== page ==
With the advent of more residences, the city government began placing restrictions on the movement of trucks and trailers that brought in the sugarcane to the factory. Many of the roads that had been used by the trucks were blocked off altogether for heavy traffic. As a result, the company’s logistics cost increased significantly, making it difficult for the mill to compete in the highly commoditised sugar market.

“With every passing crushing season, our mill’s financial health was going from bad to worse. We had no choice but to close down the unit permanently,” said Naveed Gulzar, a director at Crescent Sugar Mills.

But the higher transportation cost appears to be only one reason for the mill’s closure. Another, more compelling reason, appears to be the gentrification of the neighbourhood itself. The Crescent Group owns 150 acres in Nishatabad, with the sugar mill taking up 100 acres and a paper board mill (shut down about a decade ago) taking up the remaining land.

While both of these businesses were going through squeezed margins, the value of the real estate on which they were sitting was skyrocketing. At a certain point, it no longer made sense to manufacture low-margin commodities on prime residential real estate less than 10 minutes drive from the Faisalabad city centre.

And so the group has decided to shut down the factory, sell off the machinery, bulldoze the factory buildings and instead construct a residential colony, with all sorts of amenities, including a shopping mall, a hospital, schools, and colleges, said Gulzar.

The Crescent Group is not looking to exit the manufacturing business altogether but will no longer be in the sugar business. Instead, the board of directors has decided to open up a cotton spinning mill – that manufactures cotton yarn – for export. The factory, however, will be in a rural area, for which the group has already bought land.

“This land is too expensive to set up a factory here,” said Gulzar. “It is prime Faisalabad real estate.”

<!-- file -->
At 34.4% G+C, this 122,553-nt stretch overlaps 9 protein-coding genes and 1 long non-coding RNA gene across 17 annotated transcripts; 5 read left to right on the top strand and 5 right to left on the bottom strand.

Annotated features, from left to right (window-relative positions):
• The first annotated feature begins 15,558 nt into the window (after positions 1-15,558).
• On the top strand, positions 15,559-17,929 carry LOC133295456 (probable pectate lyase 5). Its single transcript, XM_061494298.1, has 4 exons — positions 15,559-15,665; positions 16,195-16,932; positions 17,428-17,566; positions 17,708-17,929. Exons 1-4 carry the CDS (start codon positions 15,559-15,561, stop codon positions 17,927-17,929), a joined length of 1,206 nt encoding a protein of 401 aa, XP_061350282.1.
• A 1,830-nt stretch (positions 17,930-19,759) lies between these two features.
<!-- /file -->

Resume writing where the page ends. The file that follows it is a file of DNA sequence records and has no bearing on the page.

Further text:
Riaz Haq said...

Here's a PakTribune story on buffalo semen production in Pakistan:

Vice-Chancellor, University of Veterinary and Animal Sciences (UVAS) Prof Dr Talat Naseer Pasha said that despite lack of a proper mechanism of semen prodcution in the country and around 3.5 million poor semen doses, Pakistan has the best buffalo breed producing 67 percent milk from them.

Talking to APP on Sunday, he said the private sector was producing 3.5 million semen doses against the government's 2.5 million doses. He deplored that it was very alarming that the quality of bulls being used for semen collection was inferior as the private sector was just doing business without covering the aspect of animal genetics.

Whereas the public sector dose after a sample check of around 5,000 doses in the quality lab, it is commercialised. If we provide quality semen to small farmers on their doorsteps it will bring a revolutionary change in the fast growing livestock sector, he added. He said Pakistan had the best buffalo breed in the world and 67 per cent milk was being produced from elite dairy animals. But, he said, there was lack of awareness about the selection of best bulls for breed improvement and absence of progeny testing which was causing low productivity of dairy animals. The VC also highligted major constraints in the livestock sector including lack of genetic improvement, poor nutrition, health constraints, unorganized marketing and lack of human resource at various levels.

Steps to overcome these constraints are vital to upgrade the livstock sector in the country, he added.


Riaz Haq said...

Couple of stories from Daily Times:

1. Mobile Phones:

KARACHI: Pakistan is a land of opportunities and the credit for this goes to the huge youth population and the rich pool of talent available in the country. These sentiments were expressed by All India Management Association Senior Vice President and Nokia IMEA VP D Shiva Kumar during his recent visit to Pakistan. He was one of the key speakers from India at the two-day management conference between the two countries in Lahore.


2. Agri:

ISLAMABAD: Sixty-four specialists from the ministries of agriculture from Khyber Pukhtunkhwa, Gilgit Baltistan, Azad Jammu and Kashmir (AJK), Sindh, and Balochistan have completed a 10-day course on modern farm business and irrigation methods sponsored by the US. The participants will help farmers increase their profits by approaching farming as a business: farmers will be able to identify higher-value crops and access new markets and customers. The US Agency for International Development (USAID) organised this training session to help increase profits through better product quality and water management.